The DePuy ASR sales team tried to persuade surgeons to switch from the BHR to the ASR implant. Their methods however were questionable at best. Mr McMinn recalls, “What the DePuy representatives, I’m told were doing, was bringing two bottles of fluid to surgeons who were BHR users. They would show them one bottle of fluid and it was clear synovial fluid and another bottle of fluid which was black”. Surgeons were told that the clear fluid was produced after walking simulator tests on the ASR implant and the black fluid was produced by the same simulator test, but using the BHR implant. However, the sales demonstration was completely misleading. Later research by engineers at Smith & Nephew revealed that the BHR implants used in DePuy’s simulator tests were damaged before the testing was carried out.
“Black fluid in a laboratory is harmless. Black fluid in patients’ hips is a disaster and high concentrations of cobalt and chromium, we now know, can be toxic to muscle. Soft tissue damage with edge wear of the ASR has been a potent cause of very severe patient wreckage.”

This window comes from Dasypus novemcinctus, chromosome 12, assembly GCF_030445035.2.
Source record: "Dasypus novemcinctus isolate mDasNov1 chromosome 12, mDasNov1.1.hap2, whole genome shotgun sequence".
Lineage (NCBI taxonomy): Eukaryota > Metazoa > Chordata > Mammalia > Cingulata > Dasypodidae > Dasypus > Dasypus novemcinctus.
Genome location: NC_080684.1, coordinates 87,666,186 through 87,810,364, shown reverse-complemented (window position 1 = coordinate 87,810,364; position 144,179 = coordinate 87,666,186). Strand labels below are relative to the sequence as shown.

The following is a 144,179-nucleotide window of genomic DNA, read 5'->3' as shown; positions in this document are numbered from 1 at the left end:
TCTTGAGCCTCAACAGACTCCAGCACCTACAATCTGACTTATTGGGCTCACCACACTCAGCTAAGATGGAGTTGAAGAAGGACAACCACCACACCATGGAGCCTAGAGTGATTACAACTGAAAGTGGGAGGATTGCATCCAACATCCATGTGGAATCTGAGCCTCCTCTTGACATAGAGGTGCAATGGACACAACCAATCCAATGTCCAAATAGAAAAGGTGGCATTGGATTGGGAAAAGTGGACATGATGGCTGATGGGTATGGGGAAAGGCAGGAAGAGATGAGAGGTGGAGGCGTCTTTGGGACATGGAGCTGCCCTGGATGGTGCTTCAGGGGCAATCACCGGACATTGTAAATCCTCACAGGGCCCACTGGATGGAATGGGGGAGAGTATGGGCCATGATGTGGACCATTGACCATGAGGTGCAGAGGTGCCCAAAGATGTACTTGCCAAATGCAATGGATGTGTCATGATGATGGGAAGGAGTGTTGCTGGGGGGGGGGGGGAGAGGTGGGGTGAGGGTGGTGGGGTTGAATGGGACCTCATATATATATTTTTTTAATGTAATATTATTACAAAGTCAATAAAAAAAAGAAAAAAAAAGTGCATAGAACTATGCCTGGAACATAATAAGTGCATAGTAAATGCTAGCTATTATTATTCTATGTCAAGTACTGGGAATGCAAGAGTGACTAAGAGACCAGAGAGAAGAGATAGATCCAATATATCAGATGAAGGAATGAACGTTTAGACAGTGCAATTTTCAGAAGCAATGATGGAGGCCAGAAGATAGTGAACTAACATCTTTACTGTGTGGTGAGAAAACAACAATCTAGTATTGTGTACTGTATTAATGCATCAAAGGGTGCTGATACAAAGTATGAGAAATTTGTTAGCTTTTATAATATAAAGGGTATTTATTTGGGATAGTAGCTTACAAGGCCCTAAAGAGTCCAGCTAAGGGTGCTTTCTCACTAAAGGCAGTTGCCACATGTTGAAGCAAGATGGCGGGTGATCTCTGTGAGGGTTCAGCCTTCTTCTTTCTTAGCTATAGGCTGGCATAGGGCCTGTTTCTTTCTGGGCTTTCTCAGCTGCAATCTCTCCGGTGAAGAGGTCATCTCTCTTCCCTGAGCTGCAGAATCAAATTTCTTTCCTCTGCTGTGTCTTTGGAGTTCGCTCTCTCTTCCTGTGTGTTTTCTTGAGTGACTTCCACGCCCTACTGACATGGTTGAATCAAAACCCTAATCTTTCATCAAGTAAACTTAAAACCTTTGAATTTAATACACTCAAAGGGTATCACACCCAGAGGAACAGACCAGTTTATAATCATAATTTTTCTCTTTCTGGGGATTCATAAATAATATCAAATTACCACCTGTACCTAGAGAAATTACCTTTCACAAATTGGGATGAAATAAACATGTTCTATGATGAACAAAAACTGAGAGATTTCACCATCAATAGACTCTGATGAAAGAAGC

- Mr Derek McMinn MD FRCS, Consultant Orthopaedic Surgeon, Inventor of the Birmingham Hip Resurfacing (BHR).
A safety alert regarding the ASR device was released by DePuy in 2007, however it blamed ‘sub-optimal patient selection and surgical technique’ rather than the device itself. DePuy knew that the ASR device was shedding significantly more metal through edge loading than any other products it had on the market, as evidenced by Biomedical Engineer and Medical Consultant George Samaras’ testimony as an expert witness for Bill Kransky. Instead of acting on the adverse results of its tests, DePuy changed the test protocol and gave the ASR a pass mark.
In August 2009, the FDA turned down DePuy’s request for approval to market the ASR resurfacing device in the United States of America. DePuy executives considered their options and four alternatives were discussed – the preferred one being to ‘Phase Out’ and ‘develop soft landing strategies’. This incredibly involved supplying surgeons performing ASR revisions with other DePuy devices such as the Pinnacle, in order to try and gain maximum profit from the ASR disaster.
“If it wasn’t true you wouldn’t believe it.”
- Dean Goetz, Attorney for Bill Kransky.
It took a further year for DePuy to announce a worldwide recall, still refusing to publicly acknowledge that the ASR’s design was defective.